Couple things to note.  First, when you are forced to update, okay forced might be a strong word ... but I think it's a good idea to update, it will take several minutes and you will have to reboot.  Second, odd that this comes just before American Thanksgiving.  Maybe Microsoft figured that with the lower overall load (people having family time vs computer time) that the servers wouldn't get swamped.  If true, that's pretty smart.

Now as a (pretty) long-time IE7 user and a long-time tabbed browsing fan there are a few things in IE7 to learn and get used to.  First, make sure tabbed browsing is actually turned on.  I don't think it is turned on by default, so you'll have to go to options and do it.  Ah, options ... which brings me to another important thing ... the default menu bar is not visible by default (I think this is to give more browsing room).  Fear not, the stuff you need is under Tools next to the tabs.

For Tabbed browsing, crtl-t creates a new tab.  So does clicking the little tab next to farthest right tab.  Oh and that little tab with the four squares on it?  Gallery view.  Let's you look at a small version of all open tabs.  You can switch to a tab or close it from there.

Couple tricks that I like to use.  First, when closing IE with more than one tab open it will ask you if the next time you open IE if you want to re-open those tabs too.  I usually click the yes box.  But ... if you want to really save something for later, you can create a Favourites group of all open tabs then re-open them all at once from the new Favourites sidebar (the star).

RSS.  Well RSS handling is a little weak.  IE wasn't really designed to be an RSS reader.  Yeah, you could use it like that if you only have a few places to keep up with, but I don't recommend it. But ... at least people will see the orange RSS symbol more and more.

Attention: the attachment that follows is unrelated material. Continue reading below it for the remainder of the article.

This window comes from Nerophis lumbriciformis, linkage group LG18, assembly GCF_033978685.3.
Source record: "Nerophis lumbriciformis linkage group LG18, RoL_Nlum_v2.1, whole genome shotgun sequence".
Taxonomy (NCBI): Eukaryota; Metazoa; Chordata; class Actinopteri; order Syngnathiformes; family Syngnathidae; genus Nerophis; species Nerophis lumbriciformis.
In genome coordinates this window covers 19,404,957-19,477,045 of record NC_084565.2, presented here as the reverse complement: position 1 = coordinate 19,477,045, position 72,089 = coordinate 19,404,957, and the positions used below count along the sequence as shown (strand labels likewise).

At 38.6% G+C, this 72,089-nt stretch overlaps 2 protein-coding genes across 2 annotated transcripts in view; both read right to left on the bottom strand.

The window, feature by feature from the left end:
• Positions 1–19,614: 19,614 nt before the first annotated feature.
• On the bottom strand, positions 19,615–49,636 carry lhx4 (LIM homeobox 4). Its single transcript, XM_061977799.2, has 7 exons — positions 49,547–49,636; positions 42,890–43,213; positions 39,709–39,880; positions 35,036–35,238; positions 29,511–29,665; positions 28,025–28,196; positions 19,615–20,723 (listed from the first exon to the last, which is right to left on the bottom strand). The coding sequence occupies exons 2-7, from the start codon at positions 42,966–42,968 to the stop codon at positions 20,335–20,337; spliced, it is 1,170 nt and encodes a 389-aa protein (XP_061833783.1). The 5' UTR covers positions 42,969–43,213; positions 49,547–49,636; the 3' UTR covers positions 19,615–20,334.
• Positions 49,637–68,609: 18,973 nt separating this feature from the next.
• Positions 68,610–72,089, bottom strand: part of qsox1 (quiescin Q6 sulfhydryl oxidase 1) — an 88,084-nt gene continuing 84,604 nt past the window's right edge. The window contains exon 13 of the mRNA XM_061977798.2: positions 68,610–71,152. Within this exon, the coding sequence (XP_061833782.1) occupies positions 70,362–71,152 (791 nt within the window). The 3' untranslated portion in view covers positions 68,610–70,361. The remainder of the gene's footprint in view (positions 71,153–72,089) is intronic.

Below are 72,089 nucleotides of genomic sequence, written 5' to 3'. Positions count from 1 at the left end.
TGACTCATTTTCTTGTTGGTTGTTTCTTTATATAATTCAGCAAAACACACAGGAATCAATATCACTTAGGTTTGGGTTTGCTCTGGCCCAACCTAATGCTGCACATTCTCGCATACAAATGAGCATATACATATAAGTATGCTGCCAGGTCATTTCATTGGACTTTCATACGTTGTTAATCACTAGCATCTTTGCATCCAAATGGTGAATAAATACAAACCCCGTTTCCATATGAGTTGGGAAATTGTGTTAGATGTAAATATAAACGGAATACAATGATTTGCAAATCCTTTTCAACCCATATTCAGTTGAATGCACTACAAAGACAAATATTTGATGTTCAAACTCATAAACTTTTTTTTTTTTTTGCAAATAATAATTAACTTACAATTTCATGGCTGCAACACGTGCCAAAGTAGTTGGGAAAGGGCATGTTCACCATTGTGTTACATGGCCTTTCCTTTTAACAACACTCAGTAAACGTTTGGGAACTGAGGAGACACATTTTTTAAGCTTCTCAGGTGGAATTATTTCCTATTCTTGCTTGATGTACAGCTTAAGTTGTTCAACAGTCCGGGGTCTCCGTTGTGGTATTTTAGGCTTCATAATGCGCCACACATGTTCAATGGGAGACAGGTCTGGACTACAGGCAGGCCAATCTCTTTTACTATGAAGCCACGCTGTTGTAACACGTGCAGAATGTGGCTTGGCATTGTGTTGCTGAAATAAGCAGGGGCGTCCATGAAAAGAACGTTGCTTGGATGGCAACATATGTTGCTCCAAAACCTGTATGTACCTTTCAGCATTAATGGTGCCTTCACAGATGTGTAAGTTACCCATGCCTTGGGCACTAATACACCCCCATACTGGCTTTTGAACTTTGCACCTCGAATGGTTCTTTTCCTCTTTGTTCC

Compatibility on websites shouldn't be a huge problem.  I haven't seen any major glitches in months.  Now, plugins are a different story.  Some might not work and others might crash IE.  I'd proceed with caution, unless you just updated them.

Well, that's what I have thus far.  Post is a tad richer now.

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Vote for me at the 2006 Canadian Blog Awards, please?

November 17, 2006 - 10:47am
I submitted two of my blogs to the Canadian Blog Awards ... they are in the same category, Sci-Tech.  So, A View from the Isle (my bloggy homebase) and Homely Scientist are up there.  While I see now that is was stupid for me to submit both in the same category (I didn't think both would be accepted), how about this ... you, dear readers, choose which one you like and read more and vote for that one.  Haven't read HS but like VftI, vote VftI (and vice versa).  You can vote more than once, just not more than once a day.  Please vote for me! The first round of voting closes November 21st. Tags: ,
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Vote for me at the 2006 Canadian Blog Awards, please?

November 17, 2006 - 10:47am

I submitted two of my blogs to the Canadian Blog Awards ... they are in the same category, Sci-Tech.  So, A View from the Isle (my bloggy homebase) and Homely Scientist are up there.  While I see now that is was stupid for me to submit both in the same category (I didn't think both would be accepted), how about this ... you, dear readers, choose which one you like and read more and vote for that one.  Haven't read HS but like VftI, vote VftI (and vice versa).  You can vote more than once, just not more than once a day.  Please vote for me!

The first round of voting closes November 21st.

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Jim Turner hits the nail on the head ... blogs and the NASCAR sponsorship model

November 17, 2006 - 9:05am
Jim has a wry sense of humour.  Hey anyone who can put up with my snoring for two days and isn't romantically involved with me has to be a good guy.  Jim just sent this link to his first post of the morning over to me.  It's funny, it's telling, and you know I think we have to see the irony and satire in it ... as a warning for what we could become. Go read it, but put your coffee down first.  I take no responsibility for laughter-induced coffee spewing on keyboards. Tags: , ,
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Jim Turner hits the nail on the head ... blogs and the NASCAR sponsorship model

November 17, 2006 - 9:05am

Jim has a wry sense of humour.  Hey anyone who can put up with my snoring for two days and isn't romantically involved with me has to be a good guy.  Jim just sent this link to his first post of the morning over to me.  It's funny, it's telling, and you know I think we have to see the irony and satire in it ... as a warning for what we could become.

Go read it, but put your coffee down first.  I take no responsibility for laughter-induced coffee spewing on keyboards.

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Inkjet or laser, which printer should I choose?